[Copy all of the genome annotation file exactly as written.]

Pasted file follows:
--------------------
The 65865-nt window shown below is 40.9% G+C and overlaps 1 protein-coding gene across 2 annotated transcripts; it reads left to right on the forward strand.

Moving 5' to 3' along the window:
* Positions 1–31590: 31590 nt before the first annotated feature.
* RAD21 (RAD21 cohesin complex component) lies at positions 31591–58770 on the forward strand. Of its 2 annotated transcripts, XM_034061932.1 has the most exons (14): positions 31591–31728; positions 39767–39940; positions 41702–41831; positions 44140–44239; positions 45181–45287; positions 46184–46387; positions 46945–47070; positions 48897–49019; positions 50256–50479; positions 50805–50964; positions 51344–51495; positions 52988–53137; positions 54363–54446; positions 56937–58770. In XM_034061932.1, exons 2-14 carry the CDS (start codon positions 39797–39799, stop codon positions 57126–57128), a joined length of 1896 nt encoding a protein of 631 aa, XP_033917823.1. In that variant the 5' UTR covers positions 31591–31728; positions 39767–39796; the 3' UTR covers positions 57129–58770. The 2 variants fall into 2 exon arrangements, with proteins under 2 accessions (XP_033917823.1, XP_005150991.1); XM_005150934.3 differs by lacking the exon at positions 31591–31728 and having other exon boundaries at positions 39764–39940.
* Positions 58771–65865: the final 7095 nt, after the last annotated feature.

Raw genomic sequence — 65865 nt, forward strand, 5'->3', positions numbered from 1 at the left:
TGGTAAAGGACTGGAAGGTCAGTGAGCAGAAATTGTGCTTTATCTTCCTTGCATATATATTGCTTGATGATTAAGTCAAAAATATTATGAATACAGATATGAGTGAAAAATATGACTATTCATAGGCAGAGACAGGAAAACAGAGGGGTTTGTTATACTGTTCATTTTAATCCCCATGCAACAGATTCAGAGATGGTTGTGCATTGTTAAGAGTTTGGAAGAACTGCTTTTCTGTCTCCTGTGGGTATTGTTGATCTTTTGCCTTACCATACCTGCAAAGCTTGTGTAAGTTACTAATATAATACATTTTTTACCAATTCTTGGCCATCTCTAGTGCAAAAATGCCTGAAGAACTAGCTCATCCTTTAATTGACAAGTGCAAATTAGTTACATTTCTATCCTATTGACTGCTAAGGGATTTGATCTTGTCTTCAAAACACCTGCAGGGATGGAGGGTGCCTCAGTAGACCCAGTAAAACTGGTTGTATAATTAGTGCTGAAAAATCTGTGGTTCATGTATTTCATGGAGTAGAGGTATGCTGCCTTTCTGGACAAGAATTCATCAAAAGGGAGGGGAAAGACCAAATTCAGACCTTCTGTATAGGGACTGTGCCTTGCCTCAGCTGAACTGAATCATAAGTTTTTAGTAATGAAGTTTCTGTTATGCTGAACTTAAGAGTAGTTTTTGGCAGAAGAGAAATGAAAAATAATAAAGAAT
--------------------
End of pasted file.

The 65865-nt window shown below is 40.9% G+C and overlaps 1 protein-coding gene across 2 annotated transcripts; it reads left to right on the forward strand.

Moving 5' to 3' along the window:
* Positions 1–31590: 31590 nt before the first annotated feature.
* RAD21 (RAD21 cohesin complex component) lies at positions 31591–58770 on the forward strand. Of its 2 annotated transcripts, XM_034061932.1 has the most exons (14): positions 31591–31728; positions 39767–39940; positions 41702–41831; positions 44140–44239; positions 45181–45287; positions 46184–46387; positions 46945–47070; positions 48897–49019; positions 50256–50479; positions 50805–50964; positions 51344–51495; positions 52988–53137; positions 54363–54446; positions 56937–58770. In XM_034061932.1, exons 2-14 carry the CDS (start codon positions 39797–39799, stop codon positions 57126–57128), a joined length of 1896 nt encoding a protein of 631 aa, XP_033917823.1. In that variant the 5' UTR covers positions 31591–31728; positions 39767–39796; the 3' UTR covers positions 57129–58770. The 2 variants fall into 2 exon arrangements, with proteins under 2 accessions (XP_033917823.1, XP_005150991.1); XM_005150934.3 differs by lacking the exon at positions 31591–31728 and having other exon boundaries at positions 39764–39940.
* Positions 58771–65865: the final 7095 nt, after the last annotated feature.

Raw genomic sequence — 65865 nt, forward strand, 5'->3', positions numbered from 1 at the left:
TGGTAAAGGACTGGAAGGTCAGTGAGCAGAAATTGTGCTTTATCTTCCTTGCATATATATTGCTTGATGATTAAGTCAAAAATATTATGAATACAGATATGAGTGAAAAATATGACTATTCATAGGCAGAGACAGGAAAACAGAGGGGTTTGTTATACTGTTCATTTTAATCCCCATGCAACAGATTCAGAGATGGTTGTGCATTGTTAAGAGTTTGGAAGAACTGCTTTTCTGTCTCCTGTGGGTATTGTTGATCTTTTGCCTTACCATACCTGCAAAGCTTGTGTAAGTTACTAATATAATACATTTTTTACCAATTCTTGGCCATCTCTAGTGCAAAAATGCCTGAAGAACTAGCTCATCCTTTAATTGACAAGTGCAAATTAGTTACATTTCTATCCTATTGACTGCTAAGGGATTTGATCTTGTCTTCAAAACACCTGCAGGGATGGAGGGTGCCTCAGTAGACCCAGTAAAACTGGTTGTATAATTAGTGCTGAAAAATCTGTGGTTCATGTATTTCATGGAGTAGAGGTATGCTGCCTTTCTGGACAAGAATTCATCAAAAGGGAGGGGAAAGACCAAATTCAGACCTTCTGTATAGGGACTGTGCCTTGCCTCAGCTGAACTGAATCATAAGTTTTTAGTAATGAAGTTTCTGTTATGCTGAACTTAAGAGTAGTTTTTGGCAGAAGAGAAATGAAAAATAATAAAGAAT